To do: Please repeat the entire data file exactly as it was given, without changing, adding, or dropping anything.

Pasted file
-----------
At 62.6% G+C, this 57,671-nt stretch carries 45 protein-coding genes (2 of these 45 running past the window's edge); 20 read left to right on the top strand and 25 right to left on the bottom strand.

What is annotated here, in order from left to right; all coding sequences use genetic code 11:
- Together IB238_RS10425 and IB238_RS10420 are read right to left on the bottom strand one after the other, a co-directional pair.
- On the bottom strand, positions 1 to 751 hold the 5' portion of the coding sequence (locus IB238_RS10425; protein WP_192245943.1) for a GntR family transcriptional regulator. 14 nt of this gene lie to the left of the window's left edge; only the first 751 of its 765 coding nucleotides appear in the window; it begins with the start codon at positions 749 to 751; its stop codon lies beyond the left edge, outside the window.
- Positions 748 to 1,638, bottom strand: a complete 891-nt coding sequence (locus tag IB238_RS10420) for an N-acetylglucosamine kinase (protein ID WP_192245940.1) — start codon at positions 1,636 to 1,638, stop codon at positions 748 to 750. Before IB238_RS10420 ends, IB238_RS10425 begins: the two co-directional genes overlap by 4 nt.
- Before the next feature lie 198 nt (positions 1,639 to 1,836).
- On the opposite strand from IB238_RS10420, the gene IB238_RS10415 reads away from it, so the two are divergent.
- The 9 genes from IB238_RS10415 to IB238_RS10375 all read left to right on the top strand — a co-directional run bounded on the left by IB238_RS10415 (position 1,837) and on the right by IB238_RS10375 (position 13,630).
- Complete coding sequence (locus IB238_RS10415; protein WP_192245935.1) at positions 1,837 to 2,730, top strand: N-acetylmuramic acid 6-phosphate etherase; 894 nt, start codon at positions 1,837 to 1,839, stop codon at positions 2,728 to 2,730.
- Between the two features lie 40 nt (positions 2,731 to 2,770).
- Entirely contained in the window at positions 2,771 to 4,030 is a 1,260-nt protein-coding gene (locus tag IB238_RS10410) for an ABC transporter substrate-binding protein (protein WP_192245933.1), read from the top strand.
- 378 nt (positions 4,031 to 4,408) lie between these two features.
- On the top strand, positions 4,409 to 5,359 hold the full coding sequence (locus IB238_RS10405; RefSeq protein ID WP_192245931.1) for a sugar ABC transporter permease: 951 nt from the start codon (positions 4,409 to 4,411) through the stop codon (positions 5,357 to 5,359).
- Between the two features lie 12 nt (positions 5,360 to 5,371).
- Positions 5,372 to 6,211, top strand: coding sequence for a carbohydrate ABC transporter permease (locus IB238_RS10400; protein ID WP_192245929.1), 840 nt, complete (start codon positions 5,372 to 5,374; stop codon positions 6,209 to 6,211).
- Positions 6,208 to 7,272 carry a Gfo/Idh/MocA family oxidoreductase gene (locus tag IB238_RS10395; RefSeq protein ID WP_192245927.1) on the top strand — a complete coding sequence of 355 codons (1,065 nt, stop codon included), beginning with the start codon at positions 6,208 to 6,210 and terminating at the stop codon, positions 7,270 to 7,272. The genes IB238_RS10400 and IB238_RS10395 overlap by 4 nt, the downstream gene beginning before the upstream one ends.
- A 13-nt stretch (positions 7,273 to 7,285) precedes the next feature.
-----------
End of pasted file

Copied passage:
At 62.6% G+C, this 57,671-nt stretch carries 45 protein-coding genes (2 of these 45 running past the window's edge); 20 read left to right on the top strand and 25 right to left on the bottom strand.

What is annotated here, in order from left to right; all coding sequences use genetic code 11:
- Together IB238_RS10425 and IB238_RS10420 are read right to left on the bottom strand one after the other, a co-directional pair.
- On the bottom strand, positions 1 to 751 hold the 5' portion of the coding sequence (locus IB238_RS10425; protein WP_192245943.1) for a GntR family transcriptional regulator. 14 nt of this gene lie to the left of the window's left edge; only the first 751 of its 765 coding nucleotides appear in the window; it begins with the start codon at positions 749 to 751; its stop codon lies beyond the left edge, outside the window.
- Positions 748 to 1,638, bottom strand: a complete 891-nt coding sequence (locus tag IB238_RS10420) for an N-acetylglucosamine kinase (protein ID WP_192245940.1) — start codon at positions 1,636 to 1,638, stop codon at positions 748 to 750. Before IB238_RS10420 ends, IB238_RS10425 begins: the two co-directional genes overlap by 4 nt.
- Before the next feature lie 198 nt (positions 1,639 to 1,836).
- On the opposite strand from IB238_RS10420, the gene IB238_RS10415 reads away from it, so the two are divergent.
- The 9 genes from IB238_RS10415 to IB238_RS10375 all read left to right on the top strand — a co-directional run bounded on the left by IB238_RS10415 (position 1,837) and on the right by IB238_RS10375 (position 13,630).
- Complete coding sequence (locus IB238_RS10415; protein WP_192245935.1) at positions 1,837 to 2,730, top strand: N-acetylmuramic acid 6-phosphate etherase; 894 nt, start codon at positions 1,837 to 1,839, stop codon at positions 2,728 to 2,730.
- Between the two features lie 40 nt (positions 2,731 to 2,770).
- Entirely contained in the window at positions 2,771 to 4,030 is a 1,260-nt protein-coding gene (locus tag IB238_RS10410) for an ABC transporter substrate-binding protein (protein WP_192245933.1), read from the top strand.
- 378 nt (positions 4,031 to 4,408) lie between these two features.
- On the top strand, positions 4,409 to 5,359 hold the full coding sequence (locus IB238_RS10405; RefSeq protein ID WP_192245931.1) for a sugar ABC transporter permease: 951 nt from the start codon (positions 4,409 to 4,411) through the stop codon (positions 5,357 to 5,359).
- Between the two features lie 12 nt (positions 5,360 to 5,371).
- Positions 5,372 to 6,211, top strand: coding sequence for a carbohydrate ABC transporter permease (locus IB238_RS10400; protein ID WP_192245929.1), 840 nt, complete (start codon positions 5,372 to 5,374; stop codon positions 6,209 to 6,211).
- Positions 6,208 to 7,272 carry a Gfo/Idh/MocA family oxidoreductase gene (locus tag IB238_RS10395; RefSeq protein ID WP_192245927.1) on the top strand — a complete coding sequence of 355 codons (1,065 nt, stop codon included), beginning with the start codon at positions 6,208 to 6,210 and terminating at the stop codon, positions 7,270 to 7,272. The genes IB238_RS10400 and IB238_RS10395 overlap by 4 nt, the downstream gene beginning before the upstream one ends.
- A 13-nt stretch (positions 7,273 to 7,285) precedes the next feature.